Filed under: Book news
The road to English-language publication for Chinese-born, Toronto-based Ling Zhang’s second novel, Gold Mountain Blues, has not been especially smooth, but it appears to have hit yet another speedbump.
Earlier this year, allegations of plagiarism were levelled against Zhang by a blogger in China, who claimed the book borrowed from the work of several well-known Chinese-Canadian authors, including Wayson Choy, Paul Yee, and Denise Chong. At the time, the novel’s Canadian publisher, Penguin Canada, was in the process of having the book translated into English; neither Choy nor Sky Lee, another author whose work was allegedly plagiarized, could comment because neither read Chinese.
Choy, Lee, and Yee were sent the English translation on Aug. 22, after Penguin Canada had decided, on the basis of a comparative analysis by Nicky Harmon, that the plagiarism allegations were baseless. One problem: Harmon is the English translator of Gold Mountain Blues.
Now, the Toronto Star reports that Choy, Lee, and Yee have signed their names to a letter sent this past Monday requesting that Penguin Canada delay publication of the novel until an independent review can be conducted. From the Star:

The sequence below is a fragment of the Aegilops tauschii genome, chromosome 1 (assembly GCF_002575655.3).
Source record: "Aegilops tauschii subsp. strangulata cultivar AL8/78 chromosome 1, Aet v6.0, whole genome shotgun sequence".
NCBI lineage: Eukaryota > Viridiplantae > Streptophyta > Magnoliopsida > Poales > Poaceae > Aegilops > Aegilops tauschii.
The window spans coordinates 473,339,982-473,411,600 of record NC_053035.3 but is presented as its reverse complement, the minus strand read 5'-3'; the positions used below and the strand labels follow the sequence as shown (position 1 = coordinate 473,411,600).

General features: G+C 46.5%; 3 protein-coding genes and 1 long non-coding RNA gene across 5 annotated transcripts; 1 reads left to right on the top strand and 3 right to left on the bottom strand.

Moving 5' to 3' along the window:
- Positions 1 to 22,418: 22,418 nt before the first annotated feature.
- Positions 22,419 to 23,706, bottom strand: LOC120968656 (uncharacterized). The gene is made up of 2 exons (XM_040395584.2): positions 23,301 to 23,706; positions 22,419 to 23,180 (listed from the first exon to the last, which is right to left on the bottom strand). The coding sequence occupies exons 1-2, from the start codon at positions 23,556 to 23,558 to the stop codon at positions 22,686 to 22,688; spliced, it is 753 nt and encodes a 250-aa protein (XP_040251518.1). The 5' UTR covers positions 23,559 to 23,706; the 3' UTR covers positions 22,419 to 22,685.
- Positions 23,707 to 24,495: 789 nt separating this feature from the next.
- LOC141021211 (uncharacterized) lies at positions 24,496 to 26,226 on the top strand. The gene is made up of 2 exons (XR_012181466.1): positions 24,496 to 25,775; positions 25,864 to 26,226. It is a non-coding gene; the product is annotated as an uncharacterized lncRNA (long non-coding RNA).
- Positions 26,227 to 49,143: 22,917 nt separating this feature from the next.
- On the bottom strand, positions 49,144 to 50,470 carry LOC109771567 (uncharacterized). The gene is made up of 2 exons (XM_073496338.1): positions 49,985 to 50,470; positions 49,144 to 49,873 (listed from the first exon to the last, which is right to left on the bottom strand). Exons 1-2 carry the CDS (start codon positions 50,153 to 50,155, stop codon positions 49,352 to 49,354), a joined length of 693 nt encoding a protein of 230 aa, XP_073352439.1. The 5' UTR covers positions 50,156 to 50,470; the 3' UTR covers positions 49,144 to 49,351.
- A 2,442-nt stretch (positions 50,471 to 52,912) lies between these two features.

“If Penguin Canada is taking these allegations seriously, as it claims, then it should be prepared to pay for and obtain a truly independent, unbiased, professional comparison of the works at issue,” says the letter sent by [law firm] Fasken Martineau intellectual property specialist May Cheng.
Gold Mountain Blues – described by Penguin as “in the epic storytelling tradition of Amy Tan … A rich saga chronicling the lives of five generations of a Chinese family from Guangdong” – is expected to be a massive bestseller and has already been sold in 12 territories including the U.K. and Canada.
The article also quotes Penguin Canada commissioning editor Adrienne Kerr as saying, “Please know that we would not proceed with a publication that infringes on the rights of any author, as a matter of respect, professional courtesy and corporate policy.” Penguin Canada vice-president Yvonne Hunter is quoted as saying the allegations are “simply unfounded.” Hunter goes on, “We have had legal opinion and nothing in this book is plagiarism. We are hoping that the public will read the book and decide for themselves.”
That may be difficult, if the signatories of Monday’s letter get their way. Zhang’s novel is due to be published Oct. 8.